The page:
In my lab I am using openfiler for shared storage and I created a LUN on openfiler and mapped it to target. On re-scanning the HBA of my Esxi host, I was able to see the newly created LUN.


Now select the VM to which you want to map RDM and power-off the VM (RDM can’t be added while vm is running)

Right click on vm and select Edit settings and click on New Device and select RDM and click Add.


Select the LUN from the list which you want to assign to the VM. In my case I have only one LUN.


Post adding the LUN to the VM as RDM, you can change the compatibility mode and SCSI controller settings etc. Also you can chose the RDM location same as where virtual machine files are stored, or you can specify a datastore where the mapping file will e stored.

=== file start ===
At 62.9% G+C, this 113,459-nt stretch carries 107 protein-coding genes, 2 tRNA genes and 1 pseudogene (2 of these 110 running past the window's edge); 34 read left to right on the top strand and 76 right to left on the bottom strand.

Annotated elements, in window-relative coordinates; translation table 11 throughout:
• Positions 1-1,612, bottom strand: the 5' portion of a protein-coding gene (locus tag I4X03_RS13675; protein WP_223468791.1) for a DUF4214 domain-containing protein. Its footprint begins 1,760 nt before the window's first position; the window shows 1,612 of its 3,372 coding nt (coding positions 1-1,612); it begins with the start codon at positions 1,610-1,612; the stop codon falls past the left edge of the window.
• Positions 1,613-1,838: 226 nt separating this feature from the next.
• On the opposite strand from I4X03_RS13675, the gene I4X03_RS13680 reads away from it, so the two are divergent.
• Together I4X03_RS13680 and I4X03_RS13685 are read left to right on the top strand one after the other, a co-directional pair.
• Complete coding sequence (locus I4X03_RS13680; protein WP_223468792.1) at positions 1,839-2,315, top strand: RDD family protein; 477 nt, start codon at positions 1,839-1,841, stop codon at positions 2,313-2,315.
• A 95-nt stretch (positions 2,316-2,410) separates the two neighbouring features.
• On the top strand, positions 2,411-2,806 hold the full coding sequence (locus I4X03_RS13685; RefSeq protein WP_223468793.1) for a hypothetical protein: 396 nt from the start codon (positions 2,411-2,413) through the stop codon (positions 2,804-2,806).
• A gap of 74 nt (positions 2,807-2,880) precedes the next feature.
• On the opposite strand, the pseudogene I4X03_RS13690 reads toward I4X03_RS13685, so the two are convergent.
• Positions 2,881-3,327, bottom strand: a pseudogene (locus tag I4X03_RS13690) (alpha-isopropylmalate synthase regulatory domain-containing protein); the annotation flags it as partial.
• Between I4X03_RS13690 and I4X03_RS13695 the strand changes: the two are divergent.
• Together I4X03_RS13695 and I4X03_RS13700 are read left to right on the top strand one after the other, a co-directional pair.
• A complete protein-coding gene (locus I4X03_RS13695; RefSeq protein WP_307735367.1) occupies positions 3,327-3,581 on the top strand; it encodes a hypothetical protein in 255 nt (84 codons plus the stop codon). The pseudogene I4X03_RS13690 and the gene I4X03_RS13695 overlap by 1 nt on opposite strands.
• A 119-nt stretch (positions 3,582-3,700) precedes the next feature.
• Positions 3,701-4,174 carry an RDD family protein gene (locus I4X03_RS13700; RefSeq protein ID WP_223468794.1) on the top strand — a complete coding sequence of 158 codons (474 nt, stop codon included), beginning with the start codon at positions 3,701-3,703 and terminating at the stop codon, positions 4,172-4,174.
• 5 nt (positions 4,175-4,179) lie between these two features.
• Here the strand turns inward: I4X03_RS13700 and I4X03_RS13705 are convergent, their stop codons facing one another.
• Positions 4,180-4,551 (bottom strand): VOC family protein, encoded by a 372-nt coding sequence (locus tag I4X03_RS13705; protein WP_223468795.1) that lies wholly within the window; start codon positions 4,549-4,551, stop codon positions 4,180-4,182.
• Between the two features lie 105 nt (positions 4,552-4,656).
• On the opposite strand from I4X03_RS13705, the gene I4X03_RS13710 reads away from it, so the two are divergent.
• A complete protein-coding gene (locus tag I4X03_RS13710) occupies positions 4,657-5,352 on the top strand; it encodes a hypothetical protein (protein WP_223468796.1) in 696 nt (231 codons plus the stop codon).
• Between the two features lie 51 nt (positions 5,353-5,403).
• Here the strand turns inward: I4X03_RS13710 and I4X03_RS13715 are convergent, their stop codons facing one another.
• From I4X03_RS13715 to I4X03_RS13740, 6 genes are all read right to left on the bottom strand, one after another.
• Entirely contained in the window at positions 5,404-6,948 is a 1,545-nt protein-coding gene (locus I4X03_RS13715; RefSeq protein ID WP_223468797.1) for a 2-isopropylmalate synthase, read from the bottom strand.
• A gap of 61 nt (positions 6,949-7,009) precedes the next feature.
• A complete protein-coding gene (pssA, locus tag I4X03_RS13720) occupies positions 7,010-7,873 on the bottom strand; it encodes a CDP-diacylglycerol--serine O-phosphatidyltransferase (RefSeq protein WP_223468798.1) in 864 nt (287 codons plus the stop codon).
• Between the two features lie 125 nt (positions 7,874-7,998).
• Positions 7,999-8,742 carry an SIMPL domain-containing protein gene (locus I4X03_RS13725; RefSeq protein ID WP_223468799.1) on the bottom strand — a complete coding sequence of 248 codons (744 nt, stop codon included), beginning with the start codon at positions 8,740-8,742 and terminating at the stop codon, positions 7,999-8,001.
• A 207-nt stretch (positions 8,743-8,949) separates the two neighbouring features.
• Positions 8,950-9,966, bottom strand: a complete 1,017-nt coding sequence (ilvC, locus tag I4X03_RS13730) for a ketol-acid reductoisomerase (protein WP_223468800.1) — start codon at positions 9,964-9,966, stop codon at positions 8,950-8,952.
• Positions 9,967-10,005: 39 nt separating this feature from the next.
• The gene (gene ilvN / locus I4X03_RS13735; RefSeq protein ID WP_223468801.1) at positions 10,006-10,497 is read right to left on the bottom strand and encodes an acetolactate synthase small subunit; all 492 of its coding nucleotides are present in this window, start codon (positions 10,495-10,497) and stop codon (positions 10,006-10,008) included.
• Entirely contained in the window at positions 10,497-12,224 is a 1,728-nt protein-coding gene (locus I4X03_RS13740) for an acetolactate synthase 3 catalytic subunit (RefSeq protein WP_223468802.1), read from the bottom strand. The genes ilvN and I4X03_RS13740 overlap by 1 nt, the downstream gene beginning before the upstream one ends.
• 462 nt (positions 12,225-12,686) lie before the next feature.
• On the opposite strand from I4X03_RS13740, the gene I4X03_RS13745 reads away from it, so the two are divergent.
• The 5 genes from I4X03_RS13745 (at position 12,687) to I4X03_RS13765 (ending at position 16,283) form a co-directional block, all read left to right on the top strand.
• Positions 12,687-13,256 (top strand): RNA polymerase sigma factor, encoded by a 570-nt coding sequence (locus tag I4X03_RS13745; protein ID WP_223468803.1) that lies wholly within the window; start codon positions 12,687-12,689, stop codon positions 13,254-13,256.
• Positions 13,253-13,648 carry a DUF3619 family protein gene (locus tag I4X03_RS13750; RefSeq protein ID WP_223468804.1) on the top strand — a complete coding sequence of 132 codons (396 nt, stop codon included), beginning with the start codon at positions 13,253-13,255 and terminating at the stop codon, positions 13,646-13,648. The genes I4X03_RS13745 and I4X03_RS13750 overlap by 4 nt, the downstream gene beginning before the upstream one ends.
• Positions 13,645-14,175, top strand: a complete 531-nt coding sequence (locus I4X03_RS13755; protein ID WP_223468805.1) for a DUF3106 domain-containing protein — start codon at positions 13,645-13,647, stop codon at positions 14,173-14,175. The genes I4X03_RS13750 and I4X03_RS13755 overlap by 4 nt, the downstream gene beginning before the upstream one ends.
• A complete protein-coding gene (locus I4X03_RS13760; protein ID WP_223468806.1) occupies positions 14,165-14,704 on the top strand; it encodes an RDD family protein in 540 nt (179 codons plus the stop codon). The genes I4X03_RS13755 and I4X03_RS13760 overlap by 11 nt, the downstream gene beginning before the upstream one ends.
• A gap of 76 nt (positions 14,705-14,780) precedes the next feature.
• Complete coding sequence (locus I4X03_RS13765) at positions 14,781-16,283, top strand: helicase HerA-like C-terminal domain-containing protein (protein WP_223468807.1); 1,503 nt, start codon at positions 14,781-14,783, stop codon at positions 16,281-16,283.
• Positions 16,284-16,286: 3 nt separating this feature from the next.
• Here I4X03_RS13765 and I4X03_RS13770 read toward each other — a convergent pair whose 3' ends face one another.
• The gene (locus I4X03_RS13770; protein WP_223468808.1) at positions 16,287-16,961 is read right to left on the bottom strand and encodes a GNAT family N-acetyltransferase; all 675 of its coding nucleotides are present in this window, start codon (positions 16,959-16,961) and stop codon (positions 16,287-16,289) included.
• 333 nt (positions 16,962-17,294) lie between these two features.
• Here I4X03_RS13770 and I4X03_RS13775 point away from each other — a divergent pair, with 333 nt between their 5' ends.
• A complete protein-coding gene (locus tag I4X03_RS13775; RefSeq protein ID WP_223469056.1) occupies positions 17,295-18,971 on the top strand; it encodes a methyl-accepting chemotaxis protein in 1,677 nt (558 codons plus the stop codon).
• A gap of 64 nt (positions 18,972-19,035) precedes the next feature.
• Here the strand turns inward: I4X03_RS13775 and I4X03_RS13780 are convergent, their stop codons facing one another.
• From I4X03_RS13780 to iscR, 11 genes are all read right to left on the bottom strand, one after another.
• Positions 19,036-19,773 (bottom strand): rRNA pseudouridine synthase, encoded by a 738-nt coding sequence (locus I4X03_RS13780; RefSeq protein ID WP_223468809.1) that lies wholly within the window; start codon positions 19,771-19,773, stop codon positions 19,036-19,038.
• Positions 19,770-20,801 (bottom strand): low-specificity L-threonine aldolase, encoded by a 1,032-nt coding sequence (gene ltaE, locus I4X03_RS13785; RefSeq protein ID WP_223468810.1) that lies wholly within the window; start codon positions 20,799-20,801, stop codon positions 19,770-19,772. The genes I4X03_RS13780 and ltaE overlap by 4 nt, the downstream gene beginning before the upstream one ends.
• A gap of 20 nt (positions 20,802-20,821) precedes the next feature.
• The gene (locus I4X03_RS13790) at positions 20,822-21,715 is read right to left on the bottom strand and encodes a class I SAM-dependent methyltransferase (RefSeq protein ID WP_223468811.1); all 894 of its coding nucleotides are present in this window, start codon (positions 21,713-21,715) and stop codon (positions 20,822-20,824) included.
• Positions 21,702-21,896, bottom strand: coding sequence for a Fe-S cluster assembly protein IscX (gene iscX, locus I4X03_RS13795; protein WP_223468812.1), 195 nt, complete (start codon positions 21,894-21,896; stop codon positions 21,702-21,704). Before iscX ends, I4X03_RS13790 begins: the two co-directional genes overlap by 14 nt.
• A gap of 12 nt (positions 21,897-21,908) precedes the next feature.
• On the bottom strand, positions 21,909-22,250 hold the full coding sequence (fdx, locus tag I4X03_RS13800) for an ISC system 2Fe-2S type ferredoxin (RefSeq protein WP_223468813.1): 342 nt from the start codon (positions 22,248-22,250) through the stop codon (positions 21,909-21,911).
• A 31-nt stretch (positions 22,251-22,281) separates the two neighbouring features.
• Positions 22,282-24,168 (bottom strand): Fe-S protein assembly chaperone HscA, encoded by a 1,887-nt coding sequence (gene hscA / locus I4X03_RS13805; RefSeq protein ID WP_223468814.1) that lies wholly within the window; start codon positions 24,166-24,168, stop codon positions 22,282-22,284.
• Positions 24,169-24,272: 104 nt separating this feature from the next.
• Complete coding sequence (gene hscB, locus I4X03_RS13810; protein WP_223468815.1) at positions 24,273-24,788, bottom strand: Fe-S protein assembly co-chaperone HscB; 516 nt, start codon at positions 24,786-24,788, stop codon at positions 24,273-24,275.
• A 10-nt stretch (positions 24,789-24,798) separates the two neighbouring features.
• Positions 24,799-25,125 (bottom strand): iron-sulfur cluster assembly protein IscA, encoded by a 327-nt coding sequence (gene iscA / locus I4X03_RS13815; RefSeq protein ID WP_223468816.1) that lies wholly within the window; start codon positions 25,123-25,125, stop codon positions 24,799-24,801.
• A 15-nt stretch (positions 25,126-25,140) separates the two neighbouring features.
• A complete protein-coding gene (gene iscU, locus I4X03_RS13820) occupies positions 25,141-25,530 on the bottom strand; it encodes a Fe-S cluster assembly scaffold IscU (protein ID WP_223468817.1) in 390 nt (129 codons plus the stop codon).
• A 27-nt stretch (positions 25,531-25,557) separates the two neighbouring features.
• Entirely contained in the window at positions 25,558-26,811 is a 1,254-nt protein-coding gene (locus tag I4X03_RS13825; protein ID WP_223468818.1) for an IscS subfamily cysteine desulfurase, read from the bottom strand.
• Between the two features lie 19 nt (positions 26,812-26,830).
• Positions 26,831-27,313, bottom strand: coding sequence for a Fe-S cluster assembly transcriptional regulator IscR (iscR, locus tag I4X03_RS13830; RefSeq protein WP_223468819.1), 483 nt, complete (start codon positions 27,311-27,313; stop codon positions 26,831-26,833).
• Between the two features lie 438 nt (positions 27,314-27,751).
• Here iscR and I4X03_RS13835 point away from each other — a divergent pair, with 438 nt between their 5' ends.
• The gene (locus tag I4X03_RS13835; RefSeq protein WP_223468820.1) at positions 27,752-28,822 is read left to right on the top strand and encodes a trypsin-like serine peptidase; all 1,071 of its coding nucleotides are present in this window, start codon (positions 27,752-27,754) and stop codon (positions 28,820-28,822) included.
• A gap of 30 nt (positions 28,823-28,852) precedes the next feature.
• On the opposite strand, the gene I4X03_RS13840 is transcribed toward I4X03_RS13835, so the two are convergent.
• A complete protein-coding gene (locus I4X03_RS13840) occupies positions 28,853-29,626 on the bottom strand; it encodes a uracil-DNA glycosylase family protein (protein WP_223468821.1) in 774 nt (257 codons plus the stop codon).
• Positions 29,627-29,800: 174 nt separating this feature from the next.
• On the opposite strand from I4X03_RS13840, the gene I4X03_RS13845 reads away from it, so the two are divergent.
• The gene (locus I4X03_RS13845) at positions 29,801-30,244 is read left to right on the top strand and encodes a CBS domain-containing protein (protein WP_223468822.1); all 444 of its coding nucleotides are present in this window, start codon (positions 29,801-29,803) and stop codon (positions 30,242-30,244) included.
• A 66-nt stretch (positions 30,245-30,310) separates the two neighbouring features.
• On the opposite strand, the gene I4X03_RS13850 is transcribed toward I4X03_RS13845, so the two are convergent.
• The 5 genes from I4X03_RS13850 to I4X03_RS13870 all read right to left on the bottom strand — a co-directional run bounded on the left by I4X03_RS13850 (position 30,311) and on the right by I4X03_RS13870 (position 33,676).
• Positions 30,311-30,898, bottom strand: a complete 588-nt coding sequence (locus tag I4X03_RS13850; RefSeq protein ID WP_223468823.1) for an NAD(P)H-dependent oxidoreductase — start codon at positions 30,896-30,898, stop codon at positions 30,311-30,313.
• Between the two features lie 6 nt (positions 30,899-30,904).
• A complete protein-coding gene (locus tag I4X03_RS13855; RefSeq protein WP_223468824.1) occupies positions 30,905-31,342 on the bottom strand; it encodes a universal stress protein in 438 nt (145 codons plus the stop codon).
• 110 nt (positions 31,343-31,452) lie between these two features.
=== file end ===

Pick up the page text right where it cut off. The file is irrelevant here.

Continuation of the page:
Here is an example of RDM mapping file for a VM called Win-Test which has pRDM LUN.


If you open the descriptor file of normal SCSI disk and an RDM disk, you will notice differences as shown in below image:


Note: For virtual RDM, create type is “vmfsRawDeviceMap”.

Also for physical RDM you will not find any -ctk.vmdk file which essentially means that change tracking is not applicable for physical RDM. Technically it means “No Snapshot” for physical RDM.

How to change the RDM type?

At any point of time, a physical RDM can be converted into virtual RDM and vice versa. To change the RDM type follow below steps:

a) Shutdown the VM where RDM is mapped.

b) Edit settings of VM and delete the HDD which represents RDM.

c) Edit VM settings again and add the RDM again with type of your choice.